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Chapter 17

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Ver. 1. Born. Machir was the only son of Manasses. But the Scripture uses the word first-born for such, as it does for our Saviour, Matthew i. (Menochius) --- If Machir was living when Moses assigned the territory to the half tribe of Manasses, he must have been 180 years old. (Calmet) --- But he probably received the inheritance only in his posterity. (Haydock) --- Galaad did not give his name to the country, as it was called so in the days of Jacob. Perhaps he took his name from the land, as many noblemen do, though he is styled Galaad before the war against Sehon commenced, Numbers xxvi. 29. By giving Ephraim the preference before his elder brother, Jacob did not deprive the latter of his birth-right. (Calmet) --- In effect, Manasses was partly (Haydock) provided for before Ephraim received any portion. (Calmet) --- This, however, was a privilege, and not a right. He had also two allotments, because his numbers required so much land. (Haydock)

Ver. 2.

Children here comprises grandchildren, &c. These who are specified sprang from Galaad or from Jair, as they all dwelt on the east side of the Jordan, 1 Paralipomenon v. 23., and vii. 14. (Calmet)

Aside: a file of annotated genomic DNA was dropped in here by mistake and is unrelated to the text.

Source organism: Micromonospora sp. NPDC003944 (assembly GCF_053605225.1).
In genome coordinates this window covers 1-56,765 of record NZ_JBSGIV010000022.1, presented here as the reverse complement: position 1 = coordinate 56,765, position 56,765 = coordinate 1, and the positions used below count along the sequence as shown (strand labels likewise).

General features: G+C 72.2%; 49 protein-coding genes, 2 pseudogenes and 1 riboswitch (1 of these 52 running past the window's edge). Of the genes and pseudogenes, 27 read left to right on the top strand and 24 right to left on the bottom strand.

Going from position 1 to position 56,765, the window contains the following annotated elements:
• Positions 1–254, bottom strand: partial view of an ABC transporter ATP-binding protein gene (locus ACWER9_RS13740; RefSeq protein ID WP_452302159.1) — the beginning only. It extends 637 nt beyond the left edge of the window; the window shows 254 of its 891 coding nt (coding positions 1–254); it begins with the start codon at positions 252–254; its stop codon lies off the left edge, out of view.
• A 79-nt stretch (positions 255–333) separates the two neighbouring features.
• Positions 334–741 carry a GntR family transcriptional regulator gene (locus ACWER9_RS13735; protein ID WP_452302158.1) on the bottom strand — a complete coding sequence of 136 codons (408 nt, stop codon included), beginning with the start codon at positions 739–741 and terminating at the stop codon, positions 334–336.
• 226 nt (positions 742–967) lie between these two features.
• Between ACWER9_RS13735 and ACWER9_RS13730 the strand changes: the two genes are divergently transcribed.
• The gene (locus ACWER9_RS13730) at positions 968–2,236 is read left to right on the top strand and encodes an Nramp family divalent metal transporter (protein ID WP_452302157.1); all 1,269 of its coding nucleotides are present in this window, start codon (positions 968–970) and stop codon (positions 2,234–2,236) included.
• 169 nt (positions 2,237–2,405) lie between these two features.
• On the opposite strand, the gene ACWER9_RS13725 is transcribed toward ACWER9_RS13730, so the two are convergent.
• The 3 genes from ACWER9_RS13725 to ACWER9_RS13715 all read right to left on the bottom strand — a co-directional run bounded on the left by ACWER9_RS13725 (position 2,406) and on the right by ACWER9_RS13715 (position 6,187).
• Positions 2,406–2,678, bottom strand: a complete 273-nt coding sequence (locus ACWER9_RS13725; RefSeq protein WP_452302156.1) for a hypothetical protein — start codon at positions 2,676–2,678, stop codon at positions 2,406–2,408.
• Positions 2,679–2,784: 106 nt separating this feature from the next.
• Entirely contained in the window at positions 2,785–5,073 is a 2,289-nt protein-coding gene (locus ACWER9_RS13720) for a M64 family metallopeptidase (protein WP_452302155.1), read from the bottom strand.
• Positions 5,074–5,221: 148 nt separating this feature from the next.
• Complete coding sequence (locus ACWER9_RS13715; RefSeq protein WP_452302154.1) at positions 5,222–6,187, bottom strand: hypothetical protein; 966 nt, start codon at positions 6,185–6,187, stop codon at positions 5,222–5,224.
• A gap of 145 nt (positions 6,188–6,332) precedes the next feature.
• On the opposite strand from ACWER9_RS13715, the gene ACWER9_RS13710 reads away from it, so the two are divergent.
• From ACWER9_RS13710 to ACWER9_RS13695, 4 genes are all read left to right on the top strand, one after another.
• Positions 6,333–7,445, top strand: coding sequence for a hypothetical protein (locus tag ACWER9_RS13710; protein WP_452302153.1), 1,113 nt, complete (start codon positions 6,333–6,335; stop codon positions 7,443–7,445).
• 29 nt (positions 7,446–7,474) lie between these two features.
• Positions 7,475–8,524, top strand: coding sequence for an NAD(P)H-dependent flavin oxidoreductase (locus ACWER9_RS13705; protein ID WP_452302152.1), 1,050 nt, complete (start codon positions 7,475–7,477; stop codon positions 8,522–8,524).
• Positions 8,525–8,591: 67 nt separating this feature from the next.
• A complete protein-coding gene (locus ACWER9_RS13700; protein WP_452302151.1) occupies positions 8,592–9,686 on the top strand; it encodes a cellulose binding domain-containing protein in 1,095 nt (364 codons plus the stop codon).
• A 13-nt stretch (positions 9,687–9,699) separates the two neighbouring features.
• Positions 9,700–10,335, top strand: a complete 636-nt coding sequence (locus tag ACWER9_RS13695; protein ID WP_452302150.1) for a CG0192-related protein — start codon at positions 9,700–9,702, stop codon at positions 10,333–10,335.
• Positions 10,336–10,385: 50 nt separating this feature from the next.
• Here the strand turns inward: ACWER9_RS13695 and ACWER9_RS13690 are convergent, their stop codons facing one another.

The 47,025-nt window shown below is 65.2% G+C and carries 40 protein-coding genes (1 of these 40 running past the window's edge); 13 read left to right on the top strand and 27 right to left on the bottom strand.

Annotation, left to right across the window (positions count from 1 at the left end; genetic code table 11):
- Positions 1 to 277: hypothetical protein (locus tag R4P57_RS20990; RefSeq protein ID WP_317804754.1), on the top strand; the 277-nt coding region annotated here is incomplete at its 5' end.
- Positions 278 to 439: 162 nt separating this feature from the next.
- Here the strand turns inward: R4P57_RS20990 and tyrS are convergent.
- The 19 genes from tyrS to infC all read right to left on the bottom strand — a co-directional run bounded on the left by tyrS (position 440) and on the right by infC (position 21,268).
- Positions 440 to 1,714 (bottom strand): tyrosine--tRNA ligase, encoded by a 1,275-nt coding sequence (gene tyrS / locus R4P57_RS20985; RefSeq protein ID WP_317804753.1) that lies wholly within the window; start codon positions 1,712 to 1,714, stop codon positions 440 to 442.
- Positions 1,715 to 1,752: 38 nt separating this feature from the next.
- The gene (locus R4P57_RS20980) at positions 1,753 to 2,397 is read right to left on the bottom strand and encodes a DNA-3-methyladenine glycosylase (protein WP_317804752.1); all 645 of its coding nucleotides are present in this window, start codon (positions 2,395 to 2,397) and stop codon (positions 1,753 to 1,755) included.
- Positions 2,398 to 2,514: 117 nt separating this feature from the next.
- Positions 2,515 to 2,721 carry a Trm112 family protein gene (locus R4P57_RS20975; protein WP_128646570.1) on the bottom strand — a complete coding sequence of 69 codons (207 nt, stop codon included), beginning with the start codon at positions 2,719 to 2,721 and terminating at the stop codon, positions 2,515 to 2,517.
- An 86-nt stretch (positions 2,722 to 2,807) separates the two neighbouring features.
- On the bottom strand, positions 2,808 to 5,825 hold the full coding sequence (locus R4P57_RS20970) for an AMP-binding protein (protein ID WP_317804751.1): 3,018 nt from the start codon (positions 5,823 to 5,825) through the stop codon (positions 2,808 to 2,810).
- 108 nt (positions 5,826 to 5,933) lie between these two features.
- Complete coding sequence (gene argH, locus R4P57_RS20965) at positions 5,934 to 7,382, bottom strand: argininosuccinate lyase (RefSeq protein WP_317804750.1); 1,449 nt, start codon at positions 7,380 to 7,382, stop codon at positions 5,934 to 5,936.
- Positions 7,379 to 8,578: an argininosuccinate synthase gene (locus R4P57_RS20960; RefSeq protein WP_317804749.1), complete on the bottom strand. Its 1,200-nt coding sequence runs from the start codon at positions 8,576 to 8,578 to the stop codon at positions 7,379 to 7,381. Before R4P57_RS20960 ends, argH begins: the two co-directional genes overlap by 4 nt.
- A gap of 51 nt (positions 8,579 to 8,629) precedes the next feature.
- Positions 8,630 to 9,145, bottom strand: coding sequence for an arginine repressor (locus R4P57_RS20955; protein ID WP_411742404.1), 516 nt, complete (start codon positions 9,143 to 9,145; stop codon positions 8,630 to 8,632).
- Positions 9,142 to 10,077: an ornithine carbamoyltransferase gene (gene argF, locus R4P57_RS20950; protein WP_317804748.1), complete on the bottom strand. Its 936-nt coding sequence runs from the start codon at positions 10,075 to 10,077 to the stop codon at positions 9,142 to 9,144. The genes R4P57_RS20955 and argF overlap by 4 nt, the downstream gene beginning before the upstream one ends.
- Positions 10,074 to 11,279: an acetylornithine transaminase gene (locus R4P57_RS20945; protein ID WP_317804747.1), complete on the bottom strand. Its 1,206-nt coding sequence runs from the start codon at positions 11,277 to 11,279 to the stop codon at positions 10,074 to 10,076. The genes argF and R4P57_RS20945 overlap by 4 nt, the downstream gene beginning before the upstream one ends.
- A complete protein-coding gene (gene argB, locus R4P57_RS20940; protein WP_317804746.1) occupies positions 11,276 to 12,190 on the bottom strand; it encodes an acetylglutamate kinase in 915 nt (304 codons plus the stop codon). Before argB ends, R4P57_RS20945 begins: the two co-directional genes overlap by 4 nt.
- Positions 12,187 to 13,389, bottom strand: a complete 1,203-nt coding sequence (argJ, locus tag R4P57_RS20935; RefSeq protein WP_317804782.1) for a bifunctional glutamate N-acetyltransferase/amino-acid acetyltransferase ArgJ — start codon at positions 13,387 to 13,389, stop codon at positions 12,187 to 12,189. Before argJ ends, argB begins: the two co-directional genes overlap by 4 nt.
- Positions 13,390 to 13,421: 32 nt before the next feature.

Ver. 4.

Father, adjoining to Ephraim. See Numbers xxvii., and xxxvi.

Ver. 5.

Jordan. Some of the families, which had possessions there already, were permitted to have a share on the west side also. Here Manasses had ten portions, schœnus, or cords, which Herodotus (ii. 6,) reckons to contain each 60 stadia; so that he would have 600 stadia, (Calmet) or at least half of that quantity, chap. xv. 58. (Herodotus ii.) (Haydock) --- There were six sons and five daughters to be provided for. But the portion of Hepher, the father of Salphaad, being given to his granddaughters, he is not counted. (Masius) --- The Jews say the five daughters had only four portions, two for their grandfather, who, they say, was the eldest of the family; one for their father, and another for their uncle, who died without children. (Selden) --- But of this no proof is adduced. (Calmet) --- The five daughters would only have the one portion, which would have been enjoyed by the father. (Menochius) See 1 Paralipomenon v. 23.

Ver. 7.

Aser was contiguous to Machmethath, 15 miles from Sichem, towards Scythopolis. (St. Jerome) (Calmet) --- The limits of Manasses are described from the south, where he joins Ephraim, chap. xvi. 6. (Calmet)

Ver. 8.

Taphua; which city, though situated in the territory of Manasses, belonged to Ephraim, (Worthington) as the Hebrew intimates.

Ver. 10.